He said the standards created by BIS are not static but dynamic in nature and recently the standard IS 15495 was revised by incorporating chemicals like toluene and certain phthalates. He also mentioned that the current ink standard is a negative list standard which restricts certain chemicals in ink formulations.

He added that the endeavour of BIS has been to adopt a positive list standard approach where only those chemicals will be prescribed which will be non-hazardous. He elaborated the standard IS 15495, citing the detailed requirements for external packaging, disposables and immediate food wrappings. 

The standard was first created in 2004 to assist ink manufacturers produce inks for food packaging and has been revised providing details about the revision. The work on the standard is ongoing and it includes NIAS, inclusion of mineral oil and cobalt carboxylates in Annex- A, xylene and methylcyclohexane in film printing of food packaging, some photo initiators in Annex- A. 

Singh elaborated on the concept of NIAS, and concerns associated with it.

BIS is also working on developing a new standard for eco-friendly inks. 

He also spoke about the digital initiatives taken by BIS to promote industry participation, which includes the launch of the Standardisation Module, which gives the provision to provide the comments on standards, provision to become a member in the standards committee.

The speaker for the session was Jatin Takkar, head – product safety and regulatory, Siegwerk India. He broadly spoke about the implementation of packaging safety to ensure consumer safety. He said ensuring packaging safety is complex as there are different pillars which the food and packaging industry has to manage. This includes regional regulations and brand owner requirements, and complex packaging supply chain as well as manufacturer commitments. The regional regulations are different in terms of their structure and associated details and are further supplemented by the brand owner requirements, which makes it complex for the supply chain to ensure compliance. Apart from this, the regulatory status of the chemicals may change over time, which is yet another challenge which needs to be mitigated by the commitment from the manufacturer itself. And finally, the complex packaging chain with multiple stakeholders, some with expertise on chemicals safety while others with expertise on food safety.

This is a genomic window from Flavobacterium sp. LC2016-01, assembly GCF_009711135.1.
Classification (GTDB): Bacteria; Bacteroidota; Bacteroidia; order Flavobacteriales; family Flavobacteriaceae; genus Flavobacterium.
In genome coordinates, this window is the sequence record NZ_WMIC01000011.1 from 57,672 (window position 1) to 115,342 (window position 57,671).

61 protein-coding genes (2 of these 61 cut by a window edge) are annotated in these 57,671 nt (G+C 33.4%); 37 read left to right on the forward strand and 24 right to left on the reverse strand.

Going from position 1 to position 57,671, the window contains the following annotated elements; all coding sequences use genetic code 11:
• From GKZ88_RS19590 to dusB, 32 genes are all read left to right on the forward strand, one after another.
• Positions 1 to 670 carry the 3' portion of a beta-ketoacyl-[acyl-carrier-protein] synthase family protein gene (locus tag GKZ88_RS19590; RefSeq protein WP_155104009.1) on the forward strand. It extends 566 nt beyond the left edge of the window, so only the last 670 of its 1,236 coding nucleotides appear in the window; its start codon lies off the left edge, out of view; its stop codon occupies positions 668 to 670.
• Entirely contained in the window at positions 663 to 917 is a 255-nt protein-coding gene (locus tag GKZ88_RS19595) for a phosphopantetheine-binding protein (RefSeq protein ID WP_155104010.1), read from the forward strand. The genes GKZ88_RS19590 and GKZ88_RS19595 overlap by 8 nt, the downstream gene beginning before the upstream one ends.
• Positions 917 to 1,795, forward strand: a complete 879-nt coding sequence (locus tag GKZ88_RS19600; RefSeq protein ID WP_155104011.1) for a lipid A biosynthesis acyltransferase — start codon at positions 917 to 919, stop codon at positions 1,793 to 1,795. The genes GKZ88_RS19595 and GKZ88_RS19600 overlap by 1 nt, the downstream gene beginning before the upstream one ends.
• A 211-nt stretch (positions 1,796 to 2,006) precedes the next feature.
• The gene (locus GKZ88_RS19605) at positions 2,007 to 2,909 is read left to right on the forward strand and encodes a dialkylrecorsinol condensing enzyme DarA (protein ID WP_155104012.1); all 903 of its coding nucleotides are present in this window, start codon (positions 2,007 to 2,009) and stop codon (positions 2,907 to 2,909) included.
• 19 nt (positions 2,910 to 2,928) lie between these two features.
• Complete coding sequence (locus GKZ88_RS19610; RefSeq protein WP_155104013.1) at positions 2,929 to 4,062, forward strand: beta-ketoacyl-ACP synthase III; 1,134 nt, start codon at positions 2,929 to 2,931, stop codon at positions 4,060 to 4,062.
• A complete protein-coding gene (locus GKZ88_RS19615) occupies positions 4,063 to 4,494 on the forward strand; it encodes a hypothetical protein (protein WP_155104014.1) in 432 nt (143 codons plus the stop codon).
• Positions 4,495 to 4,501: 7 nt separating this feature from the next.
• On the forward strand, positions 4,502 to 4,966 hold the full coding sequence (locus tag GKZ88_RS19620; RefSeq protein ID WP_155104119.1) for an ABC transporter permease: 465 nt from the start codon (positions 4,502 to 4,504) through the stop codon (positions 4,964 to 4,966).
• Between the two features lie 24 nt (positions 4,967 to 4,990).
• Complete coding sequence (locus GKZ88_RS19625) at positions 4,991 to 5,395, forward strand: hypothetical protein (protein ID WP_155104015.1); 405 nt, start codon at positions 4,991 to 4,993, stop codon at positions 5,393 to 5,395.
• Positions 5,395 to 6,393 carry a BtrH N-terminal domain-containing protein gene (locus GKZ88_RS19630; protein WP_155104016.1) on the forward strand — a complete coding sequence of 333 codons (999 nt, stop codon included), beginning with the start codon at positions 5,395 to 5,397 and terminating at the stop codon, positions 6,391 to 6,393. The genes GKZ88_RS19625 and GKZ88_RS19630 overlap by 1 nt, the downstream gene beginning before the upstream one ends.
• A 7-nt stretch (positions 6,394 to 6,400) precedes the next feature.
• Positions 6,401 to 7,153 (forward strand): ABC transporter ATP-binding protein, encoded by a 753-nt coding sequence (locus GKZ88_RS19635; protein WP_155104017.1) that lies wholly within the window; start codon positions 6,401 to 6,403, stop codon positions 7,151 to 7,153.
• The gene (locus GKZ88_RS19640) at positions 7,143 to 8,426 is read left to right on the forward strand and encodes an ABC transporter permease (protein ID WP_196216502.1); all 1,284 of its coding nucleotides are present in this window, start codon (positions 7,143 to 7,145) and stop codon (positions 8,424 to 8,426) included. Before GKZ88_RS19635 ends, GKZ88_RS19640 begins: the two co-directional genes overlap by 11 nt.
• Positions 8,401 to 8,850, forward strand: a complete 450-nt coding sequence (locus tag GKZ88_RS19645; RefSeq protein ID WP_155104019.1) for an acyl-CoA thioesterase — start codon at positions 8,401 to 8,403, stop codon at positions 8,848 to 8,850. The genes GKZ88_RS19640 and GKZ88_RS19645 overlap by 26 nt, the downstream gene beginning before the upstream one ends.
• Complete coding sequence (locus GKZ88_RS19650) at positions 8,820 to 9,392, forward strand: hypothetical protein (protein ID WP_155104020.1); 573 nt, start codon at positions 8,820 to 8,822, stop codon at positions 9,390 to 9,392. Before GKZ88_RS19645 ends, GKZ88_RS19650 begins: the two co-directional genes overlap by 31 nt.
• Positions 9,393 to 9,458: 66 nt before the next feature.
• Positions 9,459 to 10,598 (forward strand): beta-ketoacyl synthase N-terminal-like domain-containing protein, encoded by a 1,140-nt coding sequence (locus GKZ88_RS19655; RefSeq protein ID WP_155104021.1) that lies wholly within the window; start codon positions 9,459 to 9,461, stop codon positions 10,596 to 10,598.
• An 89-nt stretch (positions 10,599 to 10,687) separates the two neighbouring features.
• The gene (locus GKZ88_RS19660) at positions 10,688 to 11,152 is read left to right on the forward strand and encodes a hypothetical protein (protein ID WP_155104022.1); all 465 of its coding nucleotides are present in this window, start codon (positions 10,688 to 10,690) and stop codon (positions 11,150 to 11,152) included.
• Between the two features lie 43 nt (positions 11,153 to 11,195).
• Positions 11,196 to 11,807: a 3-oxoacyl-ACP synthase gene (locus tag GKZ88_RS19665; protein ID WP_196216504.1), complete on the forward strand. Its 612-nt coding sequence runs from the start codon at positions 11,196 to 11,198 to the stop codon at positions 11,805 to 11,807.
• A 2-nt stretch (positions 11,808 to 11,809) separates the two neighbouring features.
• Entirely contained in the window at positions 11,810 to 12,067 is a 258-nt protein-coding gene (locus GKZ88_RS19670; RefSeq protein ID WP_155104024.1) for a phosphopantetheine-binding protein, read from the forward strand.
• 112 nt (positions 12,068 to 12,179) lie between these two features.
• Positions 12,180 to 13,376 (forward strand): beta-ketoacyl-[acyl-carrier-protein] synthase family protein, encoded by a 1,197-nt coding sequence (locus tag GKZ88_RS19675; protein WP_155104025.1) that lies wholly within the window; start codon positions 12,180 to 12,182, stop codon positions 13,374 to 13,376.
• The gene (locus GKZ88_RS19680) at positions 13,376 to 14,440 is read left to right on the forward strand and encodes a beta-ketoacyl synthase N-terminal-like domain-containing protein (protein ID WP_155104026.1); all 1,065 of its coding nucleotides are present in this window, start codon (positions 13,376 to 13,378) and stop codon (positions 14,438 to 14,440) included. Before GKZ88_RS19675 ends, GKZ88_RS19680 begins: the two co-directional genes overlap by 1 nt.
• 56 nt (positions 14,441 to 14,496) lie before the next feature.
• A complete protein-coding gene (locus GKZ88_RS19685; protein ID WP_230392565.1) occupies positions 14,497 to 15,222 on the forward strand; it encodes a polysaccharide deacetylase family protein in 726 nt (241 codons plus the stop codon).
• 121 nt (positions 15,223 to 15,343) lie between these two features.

Takkar also mentioned how packaging safety can be ensured by taking different measures across the supply chain. These include:

1 Developing understanding of packaging safety and associated legal obligations 

2 Developing capabilities for creating specifications and performing risk assessment 

3 Promoting transparency and integration across the supply chain 

4 Developing systematic processes and mechanisms around right vendor selection 

5 Deploying the monitoring as well as the auditing protocols 

Takkar also emphasised upon the correct documentation practices that demonstrate packaging safety. He said currently a lot of certifications/ self-declarations issued by the manufacturers are not adequate enough to demonstrate the compliances, however, are well accepted by the brand owners because there is limited understanding on packaging safety, associated legal obligations and systematic processes that are required to demonstrate the compliances. He shared examples of the correct certification methodology and explained all clauses that need to be captured in an authentic declaration. 

He concluded his session explaining the reasons for creating more awareness on the packaging safety primarily from the brand owners and regulators’ end as well as the need for harmonising the Indian standards with the best available standards globally.

Tags : Siegwerk;